defaults to 1.0 but can be set on a per-technology, per-location basis if necessary.

If `y.constraints.e_cap.equals`

is set for location `x`

or the model is running in operational mode, the inequality in the equation above is turned into an equality constraint.

If the technology is constrained with integer constraints `units.max/min/equals`

then the carrier conversion capacity becomes:

If the technology is not constrained with integer constraints `units.max/min/equals`

, but does define a `purchase`

cost then the carrier conversion capacity becomes:

`c_e_cap_storage`

¶

This constrains the carrier conversion capacity for storage technologies by:

Where \(e_{cap,max} = s_{cap}(y, x) * charge\_rate * e\_cap\_scale\)

`y.constraints.e_cap_scale`

defaults to 1.0 but can be set on a per-technology, per-location basis if necessary.

If the technology is constrained with integer constraints `units.max/min/equals`

then the carrier conversion capacity for storage technologies becomes:

`c_r2_cap`

¶

This manages the secondary resource conversion capacity by:

If `y.constraints.r2_cap.equals`

is set for location `x`

or the model is running in operational mode, the inequality in the equation above is turned into an equality constraint.

There is an additional relevant option, `y.constraints.r2_cap_follows`

, which can be overridden on a per-location basis. It can be set either to `r_cap`

or `e_cap`

, and if set, sets `c_r2_cap`

to track one of these, ie, \(r2_{cap,max} = r_{cap}(y, x)\) (analogously for `e_cap`

), and also turns the constraint into an equality constraint.

`c_units`

¶

This manages the maximum number of integer units by:

If `y.constraints.units.equals`

is set for location `x`

or the model is running in operational mode, the inequality in the equation above is turned into an equality constraint.

### Node operational constraints¶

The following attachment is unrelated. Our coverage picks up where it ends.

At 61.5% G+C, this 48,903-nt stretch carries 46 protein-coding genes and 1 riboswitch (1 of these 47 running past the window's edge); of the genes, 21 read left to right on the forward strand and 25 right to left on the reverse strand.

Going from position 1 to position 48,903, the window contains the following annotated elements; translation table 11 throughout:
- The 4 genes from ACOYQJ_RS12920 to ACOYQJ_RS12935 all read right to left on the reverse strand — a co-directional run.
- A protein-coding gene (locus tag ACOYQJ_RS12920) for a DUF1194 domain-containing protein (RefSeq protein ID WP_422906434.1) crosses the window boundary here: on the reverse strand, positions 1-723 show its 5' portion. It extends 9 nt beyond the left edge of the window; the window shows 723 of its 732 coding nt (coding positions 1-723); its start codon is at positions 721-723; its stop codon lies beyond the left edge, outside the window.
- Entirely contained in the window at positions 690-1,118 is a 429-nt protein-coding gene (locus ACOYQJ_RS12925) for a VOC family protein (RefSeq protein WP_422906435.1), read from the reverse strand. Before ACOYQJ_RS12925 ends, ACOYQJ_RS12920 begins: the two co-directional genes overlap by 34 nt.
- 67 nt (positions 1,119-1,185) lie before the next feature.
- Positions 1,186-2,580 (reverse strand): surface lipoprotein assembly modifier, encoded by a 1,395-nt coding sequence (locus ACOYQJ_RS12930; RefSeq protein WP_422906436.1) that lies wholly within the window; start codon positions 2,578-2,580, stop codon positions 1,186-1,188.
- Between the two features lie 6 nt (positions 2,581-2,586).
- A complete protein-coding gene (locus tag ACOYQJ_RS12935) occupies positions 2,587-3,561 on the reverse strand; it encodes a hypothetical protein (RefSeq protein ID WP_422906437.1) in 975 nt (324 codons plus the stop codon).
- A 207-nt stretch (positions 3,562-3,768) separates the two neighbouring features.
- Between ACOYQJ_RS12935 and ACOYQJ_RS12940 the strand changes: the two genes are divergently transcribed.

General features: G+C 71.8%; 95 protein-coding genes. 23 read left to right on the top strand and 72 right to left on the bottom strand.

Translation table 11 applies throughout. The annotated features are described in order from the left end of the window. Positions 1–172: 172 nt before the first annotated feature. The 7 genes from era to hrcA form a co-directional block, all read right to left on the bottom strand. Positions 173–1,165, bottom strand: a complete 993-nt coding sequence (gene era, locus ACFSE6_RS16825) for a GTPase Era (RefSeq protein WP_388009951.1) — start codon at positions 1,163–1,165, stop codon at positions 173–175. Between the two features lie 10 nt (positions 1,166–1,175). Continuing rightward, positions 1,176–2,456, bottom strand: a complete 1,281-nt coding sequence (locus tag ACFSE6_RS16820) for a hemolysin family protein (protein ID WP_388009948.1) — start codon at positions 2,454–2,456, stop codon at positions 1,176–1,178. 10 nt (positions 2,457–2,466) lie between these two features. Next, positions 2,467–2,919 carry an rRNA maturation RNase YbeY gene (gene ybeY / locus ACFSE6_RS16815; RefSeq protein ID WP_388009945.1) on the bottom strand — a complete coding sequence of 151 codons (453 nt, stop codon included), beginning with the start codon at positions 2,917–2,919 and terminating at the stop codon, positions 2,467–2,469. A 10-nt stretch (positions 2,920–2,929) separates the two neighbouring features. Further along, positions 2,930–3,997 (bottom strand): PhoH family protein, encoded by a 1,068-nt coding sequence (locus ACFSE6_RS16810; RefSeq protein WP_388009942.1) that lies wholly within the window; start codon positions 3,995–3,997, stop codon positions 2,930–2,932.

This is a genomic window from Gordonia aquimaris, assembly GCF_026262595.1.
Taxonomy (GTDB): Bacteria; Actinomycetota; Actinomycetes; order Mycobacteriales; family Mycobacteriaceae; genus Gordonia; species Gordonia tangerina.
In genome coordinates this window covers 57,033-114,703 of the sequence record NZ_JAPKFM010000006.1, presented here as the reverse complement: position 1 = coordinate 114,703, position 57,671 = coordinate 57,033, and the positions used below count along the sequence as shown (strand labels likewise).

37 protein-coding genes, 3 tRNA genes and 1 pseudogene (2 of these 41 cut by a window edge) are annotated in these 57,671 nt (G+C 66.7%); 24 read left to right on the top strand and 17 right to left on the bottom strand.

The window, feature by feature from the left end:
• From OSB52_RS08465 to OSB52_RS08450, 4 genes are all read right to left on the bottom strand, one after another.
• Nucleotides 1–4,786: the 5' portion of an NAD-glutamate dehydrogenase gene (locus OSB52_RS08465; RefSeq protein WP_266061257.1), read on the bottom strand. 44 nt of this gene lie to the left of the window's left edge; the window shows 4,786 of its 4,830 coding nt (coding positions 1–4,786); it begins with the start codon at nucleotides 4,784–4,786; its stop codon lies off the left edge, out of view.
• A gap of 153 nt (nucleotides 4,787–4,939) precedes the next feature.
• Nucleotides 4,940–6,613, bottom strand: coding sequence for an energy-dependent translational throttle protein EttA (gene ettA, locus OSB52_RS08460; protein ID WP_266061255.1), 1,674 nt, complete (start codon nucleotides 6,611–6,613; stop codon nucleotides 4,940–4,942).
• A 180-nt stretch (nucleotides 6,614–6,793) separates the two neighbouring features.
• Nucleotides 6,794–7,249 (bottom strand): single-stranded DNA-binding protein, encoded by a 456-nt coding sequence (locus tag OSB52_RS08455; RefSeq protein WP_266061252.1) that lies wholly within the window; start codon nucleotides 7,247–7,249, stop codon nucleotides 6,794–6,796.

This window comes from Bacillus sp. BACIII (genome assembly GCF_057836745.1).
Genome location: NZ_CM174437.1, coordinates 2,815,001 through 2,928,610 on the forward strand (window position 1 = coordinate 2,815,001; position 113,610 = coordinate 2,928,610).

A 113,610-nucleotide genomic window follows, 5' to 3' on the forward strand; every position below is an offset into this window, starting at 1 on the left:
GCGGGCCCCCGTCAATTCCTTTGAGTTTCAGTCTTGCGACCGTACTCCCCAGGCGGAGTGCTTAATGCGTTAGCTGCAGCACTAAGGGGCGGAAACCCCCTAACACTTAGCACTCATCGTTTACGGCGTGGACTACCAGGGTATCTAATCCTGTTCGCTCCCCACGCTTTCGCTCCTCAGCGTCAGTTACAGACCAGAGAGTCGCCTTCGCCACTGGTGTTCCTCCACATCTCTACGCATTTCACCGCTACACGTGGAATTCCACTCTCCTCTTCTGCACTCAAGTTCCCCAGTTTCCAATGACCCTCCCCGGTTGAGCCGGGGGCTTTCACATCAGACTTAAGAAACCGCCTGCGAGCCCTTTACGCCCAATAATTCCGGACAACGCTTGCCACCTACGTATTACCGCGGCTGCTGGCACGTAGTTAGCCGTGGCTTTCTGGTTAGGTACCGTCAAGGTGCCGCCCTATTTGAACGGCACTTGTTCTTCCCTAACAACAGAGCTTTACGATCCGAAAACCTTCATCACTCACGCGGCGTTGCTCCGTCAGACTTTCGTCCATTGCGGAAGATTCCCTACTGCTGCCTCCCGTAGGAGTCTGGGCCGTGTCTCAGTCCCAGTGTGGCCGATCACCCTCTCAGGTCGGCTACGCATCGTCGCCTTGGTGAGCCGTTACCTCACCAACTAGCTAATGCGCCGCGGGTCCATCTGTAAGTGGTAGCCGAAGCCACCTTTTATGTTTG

Provided by: `calliope.constraints.base.node_constraints_operational()`

This component ensures that nodes remain within their operational limits, by constraining `r`

, `c_prod`

, `c_con`

, `s`

, `r2`

, and `export`

.

`r`

¶

\(r(y, x, t)\) is constrained to remain within \(r_{cap}(y, x)\), with the constraint `c_r_max_upper`

:

`c_prod`

¶

\(c_prod(c, y, x, t)\) is constrained by `c_prod_max`

and `c_prod_min`

:

if `c`

is the `carrier_out`

of `y`

, else \(c_{prod}(c, y, x, y) = 0\).

If `e_cap_min_use`

is defined, the minimum output is constrained by:

These contraints are skipped for `conversion_plus`

technologies if `c`

is not the primary carrier.

If the technology is constrained with integer constraints `units.max/min/equals`

then c_prod(c, y, x, t) constraints become:

`c_con`

¶

For technologies which are not `supply`

or `supply_plus`

, \(c_con(c, y, x, t)\) is non-zero. Thus \(c_con(c, y, x, t)\) is constrainted by `c_con_max`

:

and \(c_{con}(c, y, x, t) = 0\) otherwise.

This constraint is skipped for a `conversion_plus`

and `conversion`

technologies If `c`

is a possible consumption carrier (primary, secondary, or tertiary).

If the technology is constrained with integer constraints `units.max/min/equals`

then c_con(c, y, x, t) constraints become:

`s`

¶

The constraint `c_s_max`

ensures that storage cannot exceed its maximum size by

`r2`

¶

`c_r2_max`

constrains the secondary resource by

There is an additional check if `y.constraints.r2_startup_only`

is true. In this case, \(r2(y, x, t) = 0\) unless the current timestep is still within the startup time set in the `startup_time_bounds`

model-wide setting. This can be useful to prevent undesired edge effects from occurring in the model.

`export`

¶

`c_export_max`

constrains the export of a produced carrier by

If the technology is constrained with integer constraints `units.max/min/equals`

then export(y, x, t) constraint becomes:

### Transmission constraints¶

Provided by: `calliope.constraints.base.node_constraints_transmission()`

This component provides a single constraint, `c_transmission_capacity`

, which forces \(e_{cap}\) to be symmetric for transmission nodes. For example, for for a given transmission line between \(x_1\) and \(x_2\), using the technology `hvdc`

:

### Node costs¶

Provided by: `calliope.constraints.base.node_costs()`

These equations compute costs per node.

Weights are adjusted for individual timesteps depending on the timestep reduction methods applied (see Time resolution adjustment), and are given by \(W(t)\) when computing costs.

The depreciation rate for each cost class `k`

is calculated as

if the interest rate \(i\) is \(0\), else

Costs are split into fixed and variable costs. The total costs are computed in `c_cost`

by

The fixed costs include construction costs, annual operation and maintenance (O&M) costs, and O&M costs which are a fraction of the construction costs.
The total fixed costs are computed in `c_cost_fixed`

by

Where

The costs are as defined in the model definition, e.g. \(cost_{r\_cap}(y, k)\) corresponds to `y.costs.k.r_cap`

.

Note

purchase costs occur twice, but will only be applied once, depending on whether the technology constraints trigger an integer decision variable (`units(y, x)`

) or a binary decision variable (`purchased(y, x)`

).